(CNN) -- As Toyota recalls millions of cars, the National Highway Traffic Safety Administration reports that an average of 25 percent of U.S. consumers who get recall notices don't follow through and fix their vehicles.
The CNN Fact Check Desk wondered: Is there a way to ensure compliance with auto recalls?
Most vehicle recalls involve free fixes for the consumer.
• Clarence Ditlow with the Center for Auto Safety, a consumer watchdog group, says there is not a process to ensure that auto owners comply with recalls.
The center says vehicle insurers have an incentive and a method to reach car owners who haven't complied fully with recalls. "Insurers have the VIN [vehicle identification numbers], and they could contact the insured drivers who have failed to comply," Ditlow says.
Because states are responsible for issuing a vehicle's registration, Ditlow sees an opportunity for state governments to force compliance. He says that states could refuse to renew registration until the manufacturer's fix has been made. However, he says, no states have taken this step so far.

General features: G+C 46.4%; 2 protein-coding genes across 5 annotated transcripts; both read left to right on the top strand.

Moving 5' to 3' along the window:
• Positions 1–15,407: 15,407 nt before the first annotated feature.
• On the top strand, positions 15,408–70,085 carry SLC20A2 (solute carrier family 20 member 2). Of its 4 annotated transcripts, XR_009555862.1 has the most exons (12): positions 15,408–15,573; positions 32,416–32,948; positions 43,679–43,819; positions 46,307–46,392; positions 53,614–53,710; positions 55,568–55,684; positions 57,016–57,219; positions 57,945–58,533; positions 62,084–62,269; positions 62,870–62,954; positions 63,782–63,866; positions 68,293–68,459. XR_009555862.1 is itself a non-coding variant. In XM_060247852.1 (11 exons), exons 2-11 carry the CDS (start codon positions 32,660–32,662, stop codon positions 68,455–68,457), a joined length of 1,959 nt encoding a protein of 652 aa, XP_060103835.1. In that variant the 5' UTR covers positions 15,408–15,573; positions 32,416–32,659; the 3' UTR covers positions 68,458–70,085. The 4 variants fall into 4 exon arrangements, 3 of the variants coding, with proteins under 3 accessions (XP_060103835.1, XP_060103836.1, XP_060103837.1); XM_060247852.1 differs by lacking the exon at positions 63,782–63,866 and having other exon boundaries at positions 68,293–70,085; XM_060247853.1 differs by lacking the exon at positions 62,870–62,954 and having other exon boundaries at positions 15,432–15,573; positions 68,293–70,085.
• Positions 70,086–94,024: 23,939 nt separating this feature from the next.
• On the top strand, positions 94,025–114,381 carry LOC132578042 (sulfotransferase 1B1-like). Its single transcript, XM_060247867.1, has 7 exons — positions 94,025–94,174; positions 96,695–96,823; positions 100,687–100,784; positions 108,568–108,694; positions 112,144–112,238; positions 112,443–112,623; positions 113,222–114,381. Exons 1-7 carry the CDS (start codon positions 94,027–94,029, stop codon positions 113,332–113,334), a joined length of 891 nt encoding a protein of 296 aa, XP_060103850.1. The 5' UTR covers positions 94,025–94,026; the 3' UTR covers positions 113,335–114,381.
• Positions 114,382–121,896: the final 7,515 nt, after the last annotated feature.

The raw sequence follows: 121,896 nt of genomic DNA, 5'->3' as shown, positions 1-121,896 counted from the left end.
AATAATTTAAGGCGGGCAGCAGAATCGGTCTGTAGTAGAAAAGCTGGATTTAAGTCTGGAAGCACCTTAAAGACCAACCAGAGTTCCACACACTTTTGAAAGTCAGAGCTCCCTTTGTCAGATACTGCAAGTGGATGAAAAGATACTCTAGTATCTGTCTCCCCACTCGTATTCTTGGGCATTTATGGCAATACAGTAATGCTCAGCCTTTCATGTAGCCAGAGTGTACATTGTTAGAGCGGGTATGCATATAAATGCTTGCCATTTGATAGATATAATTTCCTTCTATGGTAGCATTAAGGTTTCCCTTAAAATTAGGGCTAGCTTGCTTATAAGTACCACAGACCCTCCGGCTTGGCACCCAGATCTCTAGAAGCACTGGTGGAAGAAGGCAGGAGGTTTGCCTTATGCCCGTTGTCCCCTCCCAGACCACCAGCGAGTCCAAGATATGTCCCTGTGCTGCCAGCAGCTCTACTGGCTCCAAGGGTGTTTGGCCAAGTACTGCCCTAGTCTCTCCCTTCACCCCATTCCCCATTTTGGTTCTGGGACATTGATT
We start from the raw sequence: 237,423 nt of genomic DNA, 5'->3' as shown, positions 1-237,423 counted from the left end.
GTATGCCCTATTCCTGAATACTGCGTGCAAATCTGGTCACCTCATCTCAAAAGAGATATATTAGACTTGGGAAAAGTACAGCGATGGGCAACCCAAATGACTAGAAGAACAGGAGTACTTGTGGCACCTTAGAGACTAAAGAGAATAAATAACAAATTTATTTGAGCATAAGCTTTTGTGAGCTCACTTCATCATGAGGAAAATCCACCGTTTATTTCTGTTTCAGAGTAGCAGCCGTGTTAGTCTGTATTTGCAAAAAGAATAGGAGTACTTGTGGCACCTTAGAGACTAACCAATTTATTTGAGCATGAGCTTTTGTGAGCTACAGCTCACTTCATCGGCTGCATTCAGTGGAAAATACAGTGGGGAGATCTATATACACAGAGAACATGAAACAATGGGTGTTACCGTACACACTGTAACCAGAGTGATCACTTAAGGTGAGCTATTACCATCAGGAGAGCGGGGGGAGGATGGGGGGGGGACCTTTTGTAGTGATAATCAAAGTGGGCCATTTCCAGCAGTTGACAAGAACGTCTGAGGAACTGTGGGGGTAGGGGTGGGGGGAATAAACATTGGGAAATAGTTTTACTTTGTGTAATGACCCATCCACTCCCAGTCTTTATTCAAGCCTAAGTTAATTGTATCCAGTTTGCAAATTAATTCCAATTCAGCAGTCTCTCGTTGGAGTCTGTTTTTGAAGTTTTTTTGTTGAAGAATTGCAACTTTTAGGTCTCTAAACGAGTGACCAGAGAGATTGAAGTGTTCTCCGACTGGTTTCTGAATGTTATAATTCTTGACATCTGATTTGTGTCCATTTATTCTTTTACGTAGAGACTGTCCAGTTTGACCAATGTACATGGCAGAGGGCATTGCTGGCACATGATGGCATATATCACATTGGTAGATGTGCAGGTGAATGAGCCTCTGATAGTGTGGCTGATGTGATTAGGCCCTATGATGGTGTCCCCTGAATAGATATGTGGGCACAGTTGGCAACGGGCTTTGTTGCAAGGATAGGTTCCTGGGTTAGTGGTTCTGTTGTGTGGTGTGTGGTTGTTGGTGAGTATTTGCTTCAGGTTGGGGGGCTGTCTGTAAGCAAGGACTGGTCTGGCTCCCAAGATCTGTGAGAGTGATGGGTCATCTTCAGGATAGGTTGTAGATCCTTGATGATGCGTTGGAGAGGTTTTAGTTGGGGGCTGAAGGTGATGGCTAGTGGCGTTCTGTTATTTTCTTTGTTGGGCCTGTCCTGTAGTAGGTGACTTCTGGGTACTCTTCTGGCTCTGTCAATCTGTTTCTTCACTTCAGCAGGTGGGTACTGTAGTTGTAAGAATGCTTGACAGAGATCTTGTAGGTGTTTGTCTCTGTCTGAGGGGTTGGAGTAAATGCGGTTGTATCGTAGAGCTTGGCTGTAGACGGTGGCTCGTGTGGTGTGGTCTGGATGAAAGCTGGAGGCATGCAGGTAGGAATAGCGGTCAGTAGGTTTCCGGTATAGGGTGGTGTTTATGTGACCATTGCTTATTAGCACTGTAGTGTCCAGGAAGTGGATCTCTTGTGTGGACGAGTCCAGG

• According to Edmunds.com, some states do require owners to make the requisite repairs before they attempt to sell the affected car.
• Jeanne Salvatore, with the Insurance Information Institute, says that auto insurers will pay damage claims caused by the current Toyota defects, then go after Toyota for reimbursements.
• CNN Personal Finance Editor Gerri Willis says that new car dealers are prevented from selling a defective car.
• If recall communications are deemed insufficient, the NHTSA can require further efforts from the manufacturer. But there is not a mechanism at the federal level to ensure that drivers comply.
• Bottom line: If the NHTSA's 25 percent noncompliance figure is any indication, there could be many affected Toyota models that do not get the requisite fix under the current recall. Although there have been suggestions for how to better enforce recalls, there is no mechanism in place to force drivers to make the change.
CNN's Jen Haley and CNNMoney's Peter Valdes-Dapena contributed to this report.